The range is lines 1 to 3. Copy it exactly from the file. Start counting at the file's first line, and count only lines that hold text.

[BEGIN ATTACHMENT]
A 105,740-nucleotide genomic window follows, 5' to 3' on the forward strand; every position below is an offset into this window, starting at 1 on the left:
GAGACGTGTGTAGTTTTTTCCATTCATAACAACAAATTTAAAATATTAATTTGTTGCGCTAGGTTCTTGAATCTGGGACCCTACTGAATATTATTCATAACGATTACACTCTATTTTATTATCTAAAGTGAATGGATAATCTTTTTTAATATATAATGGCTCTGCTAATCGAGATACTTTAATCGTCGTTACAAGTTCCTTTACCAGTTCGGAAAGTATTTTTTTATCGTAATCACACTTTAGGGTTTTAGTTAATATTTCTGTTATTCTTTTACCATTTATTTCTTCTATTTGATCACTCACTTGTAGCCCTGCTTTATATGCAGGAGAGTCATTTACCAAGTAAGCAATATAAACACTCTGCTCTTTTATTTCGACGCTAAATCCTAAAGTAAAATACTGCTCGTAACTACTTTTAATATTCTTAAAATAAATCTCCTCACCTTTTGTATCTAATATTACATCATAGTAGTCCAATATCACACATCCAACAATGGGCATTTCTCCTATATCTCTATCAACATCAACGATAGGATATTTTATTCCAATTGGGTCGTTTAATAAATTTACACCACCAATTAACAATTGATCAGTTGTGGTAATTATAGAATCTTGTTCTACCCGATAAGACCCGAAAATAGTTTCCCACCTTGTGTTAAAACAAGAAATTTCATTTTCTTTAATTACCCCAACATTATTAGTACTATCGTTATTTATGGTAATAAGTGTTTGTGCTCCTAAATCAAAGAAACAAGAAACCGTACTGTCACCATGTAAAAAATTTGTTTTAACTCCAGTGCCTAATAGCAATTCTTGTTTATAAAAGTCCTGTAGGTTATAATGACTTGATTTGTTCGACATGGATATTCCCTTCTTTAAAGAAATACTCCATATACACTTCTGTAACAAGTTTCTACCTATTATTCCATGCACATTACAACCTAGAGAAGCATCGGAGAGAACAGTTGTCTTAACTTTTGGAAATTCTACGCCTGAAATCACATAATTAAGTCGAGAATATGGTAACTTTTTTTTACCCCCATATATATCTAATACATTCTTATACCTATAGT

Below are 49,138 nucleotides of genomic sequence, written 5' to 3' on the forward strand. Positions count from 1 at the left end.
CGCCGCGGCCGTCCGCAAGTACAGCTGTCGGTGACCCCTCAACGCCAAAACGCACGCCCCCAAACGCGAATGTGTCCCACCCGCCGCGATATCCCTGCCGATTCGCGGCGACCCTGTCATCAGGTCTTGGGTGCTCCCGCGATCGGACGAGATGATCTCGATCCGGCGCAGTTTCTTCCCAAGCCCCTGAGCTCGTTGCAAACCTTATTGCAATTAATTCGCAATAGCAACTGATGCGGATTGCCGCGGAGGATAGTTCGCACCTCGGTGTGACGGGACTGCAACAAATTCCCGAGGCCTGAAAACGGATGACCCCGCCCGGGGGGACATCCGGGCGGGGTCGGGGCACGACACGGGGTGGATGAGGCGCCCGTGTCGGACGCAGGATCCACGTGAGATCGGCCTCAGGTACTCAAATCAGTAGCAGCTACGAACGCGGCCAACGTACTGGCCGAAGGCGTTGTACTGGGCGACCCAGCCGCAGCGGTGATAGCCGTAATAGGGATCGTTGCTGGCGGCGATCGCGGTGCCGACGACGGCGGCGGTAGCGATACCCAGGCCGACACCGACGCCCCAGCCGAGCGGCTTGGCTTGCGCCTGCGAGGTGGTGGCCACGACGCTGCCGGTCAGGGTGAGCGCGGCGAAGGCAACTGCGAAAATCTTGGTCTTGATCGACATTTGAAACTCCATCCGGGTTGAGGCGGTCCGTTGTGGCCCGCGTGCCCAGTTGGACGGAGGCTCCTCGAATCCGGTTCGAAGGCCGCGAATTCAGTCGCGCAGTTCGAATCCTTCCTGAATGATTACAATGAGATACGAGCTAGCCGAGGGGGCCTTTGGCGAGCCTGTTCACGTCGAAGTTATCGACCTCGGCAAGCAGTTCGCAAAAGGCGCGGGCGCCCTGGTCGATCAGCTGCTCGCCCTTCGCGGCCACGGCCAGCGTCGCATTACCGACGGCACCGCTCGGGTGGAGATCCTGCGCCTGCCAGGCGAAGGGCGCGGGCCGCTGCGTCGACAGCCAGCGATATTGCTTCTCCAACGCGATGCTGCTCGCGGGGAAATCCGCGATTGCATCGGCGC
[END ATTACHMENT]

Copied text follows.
A 105,740-nucleotide genomic window follows, 5' to 3' on the forward strand; every position below is an offset into this window, starting at 1 on the left:
GAGACGTGTGTAGTTTTTTCCATTCATAACAACAAATTTAAAATATTAATTTGTTGCGCTAGGTTCTTGAATCTGGGACCCTACTGAATATTATTCATAACGATTACACTCTATTTTATTATCTAAAGTGAATGGATAATCTTTTTTAATATATAATGGCTCTGCTAATCGAGATACTTTAATCGTCGTTACAAGTTCCTTTACCAGTTCGGAAAGTATTTTTTTATCGTAATCACACTTTAGGGTTTTAGTTAATATTTCTGTTATTCTTTTACCATTTATTTCTTCTATTTGATCACTCACTTGTAGCCCTGCTTTATATGCAGGAGAGTCATTTACCAAGTAAGCAATATAAACACTCTGCTCTTTTATTTCGACGCTAAATCCTAAAGTAAAATACTGCTCGTAACTACTTTTAATATTCTTAAAATAAATCTCCTCACCTTTTGTATCTAATATTACATCATAGTAGTCCAATATCACACATCCAACAATGGGCATTTCTCCTATATCTCTATCAACATCAACGATAGGATATTTTATTCCAATTGGGTCGTTTAATAAATTTACACCACCAATTAACAATTGATCAGTTGTGGTAATTATAGAATCTTGTTCTACCCGATAAGACCCGAAAATAGTTTCCCACCTTGTGTTAAAACAAGAAATTTCATTTTCTTTAATTACCCCAACATTATTAGTACTATCGTTATTTATGGTAATAAGTGTTTGTGCTCCTAAATCAAAGAAACAAGAAACCGTACTGTCACCATGTAAAAAATTTGTTTTAACTCCAGTGCCTAATAGCAATTCTTGTTTATAAAAGTCCTGTAGGTTATAATGACTTGATTTGTTCGACATGGATATTCCCTTCTTTAAAGAAATACTCCATATACACTTCTGTAACAAGTTTCTACCTATTATTCCATGCACATTACAACCTAGAGAAGCATCGGAGAGAACAGTTGTCTTAACTTTTGGAAATTCTACGCCTGAAATCACATAATTAAGTCGAGAATATGGTAACTTTTTTTTACCCCCATATATATCTAATACATTCTTATACCTATAGT

Below are 49,138 nucleotides of genomic sequence, written 5' to 3' on the forward strand. Positions count from 1 at the left end.